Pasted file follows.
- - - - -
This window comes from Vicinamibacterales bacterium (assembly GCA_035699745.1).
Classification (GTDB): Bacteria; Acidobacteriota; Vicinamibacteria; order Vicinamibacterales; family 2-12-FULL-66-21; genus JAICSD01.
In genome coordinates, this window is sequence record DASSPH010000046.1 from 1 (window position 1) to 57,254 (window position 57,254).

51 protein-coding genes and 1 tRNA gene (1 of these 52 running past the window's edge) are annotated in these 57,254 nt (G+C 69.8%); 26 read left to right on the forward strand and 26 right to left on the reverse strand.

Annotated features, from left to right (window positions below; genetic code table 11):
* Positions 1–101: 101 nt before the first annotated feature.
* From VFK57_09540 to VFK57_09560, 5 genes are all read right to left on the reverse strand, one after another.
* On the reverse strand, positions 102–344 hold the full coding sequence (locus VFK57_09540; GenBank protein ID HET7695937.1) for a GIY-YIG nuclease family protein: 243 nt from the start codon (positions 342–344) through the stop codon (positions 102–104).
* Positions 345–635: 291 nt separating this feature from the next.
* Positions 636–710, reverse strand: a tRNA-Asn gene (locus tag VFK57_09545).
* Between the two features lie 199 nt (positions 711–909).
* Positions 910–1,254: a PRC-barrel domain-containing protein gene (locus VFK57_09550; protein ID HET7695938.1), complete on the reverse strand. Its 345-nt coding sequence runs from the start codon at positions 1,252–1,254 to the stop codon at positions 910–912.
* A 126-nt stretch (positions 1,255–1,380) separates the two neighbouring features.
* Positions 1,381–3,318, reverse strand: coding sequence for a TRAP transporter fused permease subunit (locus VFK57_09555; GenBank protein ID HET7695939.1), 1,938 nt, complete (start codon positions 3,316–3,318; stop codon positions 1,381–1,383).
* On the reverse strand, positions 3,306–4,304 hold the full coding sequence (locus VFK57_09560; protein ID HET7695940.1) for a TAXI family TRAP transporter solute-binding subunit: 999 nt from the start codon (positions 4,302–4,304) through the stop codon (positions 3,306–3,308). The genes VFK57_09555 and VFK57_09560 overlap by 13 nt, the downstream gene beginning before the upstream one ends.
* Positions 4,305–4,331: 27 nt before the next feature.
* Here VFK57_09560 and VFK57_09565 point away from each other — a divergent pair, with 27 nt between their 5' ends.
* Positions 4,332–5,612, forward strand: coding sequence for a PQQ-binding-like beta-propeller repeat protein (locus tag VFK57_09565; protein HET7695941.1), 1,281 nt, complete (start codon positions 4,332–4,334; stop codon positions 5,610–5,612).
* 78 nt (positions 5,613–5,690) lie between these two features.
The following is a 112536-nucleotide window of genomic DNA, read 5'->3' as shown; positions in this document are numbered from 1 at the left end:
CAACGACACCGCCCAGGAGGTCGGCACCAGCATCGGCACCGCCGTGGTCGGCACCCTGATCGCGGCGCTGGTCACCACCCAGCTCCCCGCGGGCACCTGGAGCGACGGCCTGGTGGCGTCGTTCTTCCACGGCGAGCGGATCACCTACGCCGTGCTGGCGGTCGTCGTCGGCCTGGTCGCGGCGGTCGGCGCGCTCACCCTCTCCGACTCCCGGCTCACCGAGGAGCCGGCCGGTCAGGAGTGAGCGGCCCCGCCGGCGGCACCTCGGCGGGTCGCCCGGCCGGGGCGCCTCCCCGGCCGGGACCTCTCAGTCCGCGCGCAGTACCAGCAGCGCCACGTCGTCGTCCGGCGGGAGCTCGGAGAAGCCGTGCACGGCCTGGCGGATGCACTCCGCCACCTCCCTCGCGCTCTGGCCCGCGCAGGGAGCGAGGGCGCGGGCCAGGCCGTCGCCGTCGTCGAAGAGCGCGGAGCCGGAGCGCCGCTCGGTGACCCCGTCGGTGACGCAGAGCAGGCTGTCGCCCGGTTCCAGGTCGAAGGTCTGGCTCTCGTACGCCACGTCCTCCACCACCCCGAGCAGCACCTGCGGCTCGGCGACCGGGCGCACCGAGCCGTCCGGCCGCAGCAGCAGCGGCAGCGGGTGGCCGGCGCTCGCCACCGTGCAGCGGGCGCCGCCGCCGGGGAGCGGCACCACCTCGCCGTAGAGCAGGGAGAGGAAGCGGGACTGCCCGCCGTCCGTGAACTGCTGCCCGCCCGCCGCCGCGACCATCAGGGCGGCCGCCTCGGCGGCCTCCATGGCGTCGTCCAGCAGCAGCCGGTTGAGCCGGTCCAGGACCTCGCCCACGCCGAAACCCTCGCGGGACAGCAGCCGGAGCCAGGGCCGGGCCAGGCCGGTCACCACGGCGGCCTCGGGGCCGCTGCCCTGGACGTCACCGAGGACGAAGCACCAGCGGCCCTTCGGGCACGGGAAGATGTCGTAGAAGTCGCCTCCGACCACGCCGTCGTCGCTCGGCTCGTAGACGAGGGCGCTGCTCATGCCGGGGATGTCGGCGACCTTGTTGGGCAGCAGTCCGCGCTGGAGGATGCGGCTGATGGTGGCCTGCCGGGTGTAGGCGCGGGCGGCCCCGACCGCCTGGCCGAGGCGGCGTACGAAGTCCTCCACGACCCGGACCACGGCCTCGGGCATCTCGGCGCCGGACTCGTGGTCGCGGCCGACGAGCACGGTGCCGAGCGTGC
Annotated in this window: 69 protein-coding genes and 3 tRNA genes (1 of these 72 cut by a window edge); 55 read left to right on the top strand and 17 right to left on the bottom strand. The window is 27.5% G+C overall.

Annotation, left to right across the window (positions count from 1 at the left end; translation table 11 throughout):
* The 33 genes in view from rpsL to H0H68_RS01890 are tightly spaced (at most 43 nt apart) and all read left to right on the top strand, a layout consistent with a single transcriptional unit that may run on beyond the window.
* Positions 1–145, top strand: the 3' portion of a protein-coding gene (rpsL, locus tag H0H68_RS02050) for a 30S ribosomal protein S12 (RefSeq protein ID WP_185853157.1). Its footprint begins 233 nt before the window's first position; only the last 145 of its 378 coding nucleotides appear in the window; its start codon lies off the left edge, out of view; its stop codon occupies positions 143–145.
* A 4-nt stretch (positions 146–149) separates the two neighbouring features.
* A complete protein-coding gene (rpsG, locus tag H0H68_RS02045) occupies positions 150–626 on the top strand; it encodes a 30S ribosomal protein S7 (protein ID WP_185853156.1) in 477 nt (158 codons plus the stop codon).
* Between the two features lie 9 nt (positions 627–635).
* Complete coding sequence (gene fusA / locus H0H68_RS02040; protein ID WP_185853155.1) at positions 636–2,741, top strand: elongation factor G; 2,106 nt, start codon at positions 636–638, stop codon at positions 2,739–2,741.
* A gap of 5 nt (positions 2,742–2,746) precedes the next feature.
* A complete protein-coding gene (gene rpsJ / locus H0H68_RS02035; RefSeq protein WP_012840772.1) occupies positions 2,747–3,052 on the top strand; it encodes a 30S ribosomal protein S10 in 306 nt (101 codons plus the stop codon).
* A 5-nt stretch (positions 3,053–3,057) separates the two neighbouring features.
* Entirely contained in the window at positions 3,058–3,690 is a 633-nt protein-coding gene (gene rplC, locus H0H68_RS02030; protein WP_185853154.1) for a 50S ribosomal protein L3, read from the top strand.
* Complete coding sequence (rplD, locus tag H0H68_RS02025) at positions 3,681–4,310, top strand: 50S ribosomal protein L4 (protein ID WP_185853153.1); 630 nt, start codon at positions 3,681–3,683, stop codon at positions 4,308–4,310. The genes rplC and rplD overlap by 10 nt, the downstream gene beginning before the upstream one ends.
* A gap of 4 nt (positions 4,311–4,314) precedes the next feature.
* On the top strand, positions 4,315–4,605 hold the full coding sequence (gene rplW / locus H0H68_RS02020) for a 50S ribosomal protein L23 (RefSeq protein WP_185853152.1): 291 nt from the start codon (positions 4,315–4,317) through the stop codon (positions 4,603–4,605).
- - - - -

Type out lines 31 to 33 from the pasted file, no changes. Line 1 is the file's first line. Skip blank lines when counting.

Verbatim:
* A complete protein-coding gene (gene rpsJ / locus H0H68_RS02035; RefSeq protein WP_012840772.1) occupies positions 2,747–3,052 on the top strand; it encodes a 30S ribosomal protein S10 in 306 nt (101 codons plus the stop codon).
* A 5-nt stretch (positions 3,053–3,057) separates the two neighbouring features.
* Entirely contained in the window at positions 3,058–3,690 is a 633-nt protein-coding gene (gene rplC, locus H0H68_RS02030; protein WP_185853154.1) for a 50S ribosomal protein L3, read from the top strand.